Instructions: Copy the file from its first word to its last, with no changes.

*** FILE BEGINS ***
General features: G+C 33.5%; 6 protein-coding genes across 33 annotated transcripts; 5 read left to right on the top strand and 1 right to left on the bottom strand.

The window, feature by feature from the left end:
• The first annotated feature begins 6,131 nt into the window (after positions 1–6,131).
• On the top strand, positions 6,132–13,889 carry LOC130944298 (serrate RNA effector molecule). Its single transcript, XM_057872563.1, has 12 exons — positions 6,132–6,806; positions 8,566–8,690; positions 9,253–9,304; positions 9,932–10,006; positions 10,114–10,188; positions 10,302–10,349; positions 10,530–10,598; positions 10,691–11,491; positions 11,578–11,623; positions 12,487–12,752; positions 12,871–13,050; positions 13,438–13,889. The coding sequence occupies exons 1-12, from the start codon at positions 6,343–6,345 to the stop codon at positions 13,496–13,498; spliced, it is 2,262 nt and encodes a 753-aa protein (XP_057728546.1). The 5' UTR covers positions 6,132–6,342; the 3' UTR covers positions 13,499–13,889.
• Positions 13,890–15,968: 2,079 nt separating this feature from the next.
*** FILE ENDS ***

General features: G+C 33.5%; 6 protein-coding genes across 33 annotated transcripts; 5 read left to right on the top strand and 1 right to left on the bottom strand.

The window, feature by feature from the left end:
• The first annotated feature begins 6,131 nt into the window (after positions 1–6,131).
• On the top strand, positions 6,132–13,889 carry LOC130944298 (serrate RNA effector molecule). Its single transcript, XM_057872563.1, has 12 exons — positions 6,132–6,806; positions 8,566–8,690; positions 9,253–9,304; positions 9,932–10,006; positions 10,114–10,188; positions 10,302–10,349; positions 10,530–10,598; positions 10,691–11,491; positions 11,578–11,623; positions 12,487–12,752; positions 12,871–13,050; positions 13,438–13,889. The coding sequence occupies exons 1-12, from the start codon at positions 6,343–6,345 to the stop codon at positions 13,496–13,498; spliced, it is 2,262 nt and encodes a 753-aa protein (XP_057728546.1). The 5' UTR covers positions 6,132–6,342; the 3' UTR covers positions 13,499–13,889.
• Positions 13,890–15,968: 2,079 nt separating this feature from the next.